Residents are warned to stay away from fallen electrical wires. Do not touch fallen or low-hanging wires under any circumstances. A wire that appears harmless could be crossed with a live wire and could be deadly. Whether on the ground, hanging free, or attached to an object - do not touch it.
Stay alert on roadways. If a traffic light is not working, it is to be treated as a four-way stop sign.
Do not cut trees or limbs that are touching or even near power lines. When reinstalling a radio, TV or satellite antenna, first check in all directions and ensure that no power lines are nearby.
Everyone, especially children and pets, must keep away from power lines, trees in contact with power lines, and crews conducting repairs to power lines.
Turn off lights and appliance switches until power is restored in your neighborhood. This will avoid power system overloads that may further delay electric service. Please be patient.
Never use a generator indoors or in any enclosed or partially enclosed area, even with ventilation. Opening doors and windows or using fans will not prevent carbon monoxide from building up in the home.
Ground your generator according to the instructions provided by the manufacturer.
Place the unit outdoors on a dry surface, away from doors, windows, vents, and air conditioning equipment that could allow carbon monoxide to come indoors.
Do not connect your generator directly into your home's wiring system. It is a fire hazard and poses a risk to FPL personnel restoring power to your area.
Carbon Monoxide Safety-
Carbon monoxide fumes emitted from the generator are toxic and can be lethal.
Do not burn charcoal or gas grills inside a house, garage, vehicle, tent or fireplace.
Remember that you cannot see or smell carbon monoxide, and portable generators can produce high levels of carbon monoxide very quickly.
If you start to feel sick, dizzy, or weak while using a generator, get to fresh air right away.
If you have a poisoning emergency, call your nearest Florida poison information center at 1-800-222-1222. If the victim has collapsed or is not breathing, call 911 immediately.
Drink plenty of cool fluids throughout the day, but avoid those that contain caffeine, alcohol or high sugar content, since they actually contribute to dehydration and make a heat-related illness worse.
Stay in a cool, well-ventilated area and limit your outdoor activities. Don't forget your animals and provide them with plenty of fresh water.
If you must exercise, drink two to four glasses of cool, non-alcoholic fluids each hour. A sports drink can replace the salt and minerals you lose in sweat.
Wear lightweight, light-colored, loose-fitting clothing.
Never leave anyone in a closed, parked vehicle, even with the engine running.
Check frequently on the elderly, young children and others at higher risk for heat-related illnesses.
If you start to feel muscle cramps, extreme thirst, confusion, fainting or unconsciousness, nausea, vomiting, rapid strong pulse, rapid shallow breathing and extremely high body temperature (above 103 degrees Fahrenheit), call 911 immediately.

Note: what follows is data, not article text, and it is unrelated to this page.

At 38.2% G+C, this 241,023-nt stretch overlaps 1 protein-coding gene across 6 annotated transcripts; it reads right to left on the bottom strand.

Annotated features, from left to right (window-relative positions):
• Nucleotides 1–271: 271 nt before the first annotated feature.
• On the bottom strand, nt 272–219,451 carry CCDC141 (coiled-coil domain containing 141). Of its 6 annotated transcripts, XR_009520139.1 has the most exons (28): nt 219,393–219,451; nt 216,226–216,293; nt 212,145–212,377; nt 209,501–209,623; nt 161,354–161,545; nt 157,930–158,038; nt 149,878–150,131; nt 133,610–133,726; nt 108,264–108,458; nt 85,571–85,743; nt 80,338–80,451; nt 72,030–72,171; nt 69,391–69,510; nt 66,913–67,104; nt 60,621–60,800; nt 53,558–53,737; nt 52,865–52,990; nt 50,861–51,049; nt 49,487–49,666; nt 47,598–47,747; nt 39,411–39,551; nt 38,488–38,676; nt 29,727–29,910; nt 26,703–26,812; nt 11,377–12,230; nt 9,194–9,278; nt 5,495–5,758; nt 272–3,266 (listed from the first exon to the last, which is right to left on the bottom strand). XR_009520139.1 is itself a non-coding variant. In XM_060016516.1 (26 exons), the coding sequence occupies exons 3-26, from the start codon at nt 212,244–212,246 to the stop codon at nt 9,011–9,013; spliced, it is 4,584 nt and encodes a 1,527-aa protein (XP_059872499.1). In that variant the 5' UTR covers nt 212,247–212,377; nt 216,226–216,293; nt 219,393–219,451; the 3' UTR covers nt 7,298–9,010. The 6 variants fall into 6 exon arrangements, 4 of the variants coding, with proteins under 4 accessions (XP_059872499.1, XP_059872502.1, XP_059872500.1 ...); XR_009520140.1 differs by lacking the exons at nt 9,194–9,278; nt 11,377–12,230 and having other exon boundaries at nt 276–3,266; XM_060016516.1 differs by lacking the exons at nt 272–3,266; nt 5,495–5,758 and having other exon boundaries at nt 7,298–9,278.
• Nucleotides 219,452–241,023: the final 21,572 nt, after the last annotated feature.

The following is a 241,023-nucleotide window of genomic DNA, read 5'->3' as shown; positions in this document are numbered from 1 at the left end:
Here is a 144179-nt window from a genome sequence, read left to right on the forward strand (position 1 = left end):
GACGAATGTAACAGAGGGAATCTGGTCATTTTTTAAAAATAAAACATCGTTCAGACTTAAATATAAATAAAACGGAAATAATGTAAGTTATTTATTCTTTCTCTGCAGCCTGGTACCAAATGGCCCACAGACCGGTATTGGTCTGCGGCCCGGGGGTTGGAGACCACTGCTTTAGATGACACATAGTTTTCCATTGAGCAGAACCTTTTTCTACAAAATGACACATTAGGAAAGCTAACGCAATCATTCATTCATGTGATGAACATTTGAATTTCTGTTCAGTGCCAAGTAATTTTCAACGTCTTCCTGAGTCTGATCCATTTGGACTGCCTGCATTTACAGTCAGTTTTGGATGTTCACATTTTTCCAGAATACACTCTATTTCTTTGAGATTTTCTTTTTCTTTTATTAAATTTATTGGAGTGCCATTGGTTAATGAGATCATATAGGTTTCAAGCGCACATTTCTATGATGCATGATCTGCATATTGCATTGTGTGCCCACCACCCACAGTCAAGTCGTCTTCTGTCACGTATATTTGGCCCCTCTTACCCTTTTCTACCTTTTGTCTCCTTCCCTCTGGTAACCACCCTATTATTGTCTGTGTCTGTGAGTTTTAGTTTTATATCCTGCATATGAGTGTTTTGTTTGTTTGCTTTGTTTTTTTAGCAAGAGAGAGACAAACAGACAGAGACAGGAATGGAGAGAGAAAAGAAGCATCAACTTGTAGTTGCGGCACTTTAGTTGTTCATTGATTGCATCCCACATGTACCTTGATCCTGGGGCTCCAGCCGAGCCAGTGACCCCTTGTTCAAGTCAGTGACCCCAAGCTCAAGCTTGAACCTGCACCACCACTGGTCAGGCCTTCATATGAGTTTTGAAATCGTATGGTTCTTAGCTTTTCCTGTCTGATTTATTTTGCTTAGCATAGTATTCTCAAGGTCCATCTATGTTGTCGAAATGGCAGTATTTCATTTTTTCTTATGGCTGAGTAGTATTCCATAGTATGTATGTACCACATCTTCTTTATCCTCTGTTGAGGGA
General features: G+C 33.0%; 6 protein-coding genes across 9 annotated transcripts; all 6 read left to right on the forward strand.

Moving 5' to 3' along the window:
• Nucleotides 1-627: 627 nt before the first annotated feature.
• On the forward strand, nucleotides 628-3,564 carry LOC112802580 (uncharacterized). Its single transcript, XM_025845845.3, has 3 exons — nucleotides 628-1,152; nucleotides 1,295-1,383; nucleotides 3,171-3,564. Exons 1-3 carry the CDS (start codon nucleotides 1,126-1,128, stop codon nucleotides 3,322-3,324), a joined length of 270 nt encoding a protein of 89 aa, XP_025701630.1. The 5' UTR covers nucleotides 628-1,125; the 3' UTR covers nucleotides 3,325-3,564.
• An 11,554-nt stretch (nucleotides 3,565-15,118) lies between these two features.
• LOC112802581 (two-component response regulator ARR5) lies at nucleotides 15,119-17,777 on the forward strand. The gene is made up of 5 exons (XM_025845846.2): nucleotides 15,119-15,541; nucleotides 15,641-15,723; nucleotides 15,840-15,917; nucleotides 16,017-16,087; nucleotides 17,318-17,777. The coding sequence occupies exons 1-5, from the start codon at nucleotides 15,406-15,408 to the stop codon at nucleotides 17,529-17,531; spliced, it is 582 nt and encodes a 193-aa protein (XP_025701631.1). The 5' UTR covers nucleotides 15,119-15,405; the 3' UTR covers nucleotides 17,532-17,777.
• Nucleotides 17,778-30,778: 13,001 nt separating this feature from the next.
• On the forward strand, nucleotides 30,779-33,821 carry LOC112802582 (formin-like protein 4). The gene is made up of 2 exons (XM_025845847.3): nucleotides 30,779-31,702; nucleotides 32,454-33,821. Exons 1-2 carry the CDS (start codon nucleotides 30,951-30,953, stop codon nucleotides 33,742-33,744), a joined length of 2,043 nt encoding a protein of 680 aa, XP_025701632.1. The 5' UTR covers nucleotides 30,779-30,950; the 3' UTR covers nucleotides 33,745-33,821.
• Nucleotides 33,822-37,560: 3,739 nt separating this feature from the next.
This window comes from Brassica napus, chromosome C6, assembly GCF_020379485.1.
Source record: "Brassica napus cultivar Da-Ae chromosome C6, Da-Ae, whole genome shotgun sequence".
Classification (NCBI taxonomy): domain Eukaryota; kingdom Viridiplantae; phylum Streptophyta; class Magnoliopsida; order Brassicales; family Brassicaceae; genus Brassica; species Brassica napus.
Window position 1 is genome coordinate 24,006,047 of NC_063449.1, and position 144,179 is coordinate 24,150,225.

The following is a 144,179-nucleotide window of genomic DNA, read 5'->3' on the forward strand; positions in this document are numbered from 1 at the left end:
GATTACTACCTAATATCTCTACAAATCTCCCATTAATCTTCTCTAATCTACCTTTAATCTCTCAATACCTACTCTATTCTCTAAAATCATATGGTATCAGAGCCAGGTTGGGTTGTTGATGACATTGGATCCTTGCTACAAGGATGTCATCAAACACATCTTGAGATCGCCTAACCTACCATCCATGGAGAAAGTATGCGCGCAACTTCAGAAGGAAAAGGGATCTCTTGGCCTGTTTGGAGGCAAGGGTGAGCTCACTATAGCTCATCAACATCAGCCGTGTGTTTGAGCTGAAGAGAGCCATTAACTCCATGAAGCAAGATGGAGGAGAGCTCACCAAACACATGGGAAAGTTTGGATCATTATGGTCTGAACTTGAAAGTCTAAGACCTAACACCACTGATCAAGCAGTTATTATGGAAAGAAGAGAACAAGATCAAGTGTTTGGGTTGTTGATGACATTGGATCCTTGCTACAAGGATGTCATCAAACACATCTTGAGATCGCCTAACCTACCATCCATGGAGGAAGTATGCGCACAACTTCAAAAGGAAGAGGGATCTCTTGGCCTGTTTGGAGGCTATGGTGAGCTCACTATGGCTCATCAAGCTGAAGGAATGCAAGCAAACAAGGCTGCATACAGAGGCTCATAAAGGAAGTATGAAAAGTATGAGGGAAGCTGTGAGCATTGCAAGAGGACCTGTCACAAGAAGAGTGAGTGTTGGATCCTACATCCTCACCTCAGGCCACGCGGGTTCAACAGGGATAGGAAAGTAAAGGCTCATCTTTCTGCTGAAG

Chainsaw (Electric or Gas-Powered) Safety -
Wear a hard hat and goggles to protect yourself against flying splinters and chips. Because a power saw is noisy, you should also wear hearing protection.
Do not wear slippery shoes or baggy clothing that could catch in the brush and cause you to fall; always watch your footing while working.
Stop the engine and do not smoke when refueling your chain saw. Do not spill gas on a hot engine. Use a filtering funnel or a gas can with a flexible hose to fill the fuel tank.
Shut off the saw when carrying it from one tree to the next if working conditions are hazardous - heavy brush, slippery ground surface or steep slopes.
Carry the saw with the guide bar pointing to the rear, or point the bar to the front if you are going downhill.
Even if you do not need an assistant, someone should be with you in case of an accident.
Have a first-aid kit nearby. If someone is cut, cover the wound with a clean cloth and press hard to stop the flow of blood. Get the injured person to a doctor or hospital immediately.
Repair Tips/Advice to Property Owners Hiring a Contractor-
The use of unqualified or unlicensed contractors often leads to unsafe and hazardous construction as well as additional cost, rework and potential fines to the consumer. The best way to safeguard against faulty and hazardous construction work is to make sure the contractor hired has a valid contractor license. Even though property owners' initial reaction is to get repairs started, they should not allow unscrupulous people to take advantage of them because they are anxious to have their home repaired.
Contractors must be licensed by Miami-Dade County or the State of Florida to perform roofing work. Before securing the services of a contractor, you are encouraged to contact the Miami-Dade County Contractor Licensing Section at (786) 315-2880 or online at
to ensure the contractor is licensed, insured and does not have complaints or violations on record. State Licensed Contractors can be verified by contacting the State of Florida Department of Business and Professional Regulation at 850-487-1395.
During the early recovery period, items like food, ice, generators, lanterns, lumber, etc. may be in short supply. Charging "unconscionable prices" for these and other necessities prior to and after a disaster is not only unethical, it's illegal. If you suspect price gouging, please report it to the Attorney General's Office by calling 866-9-NO-SCAM or filing a price gouging complaint online.
Thank you for your Patience!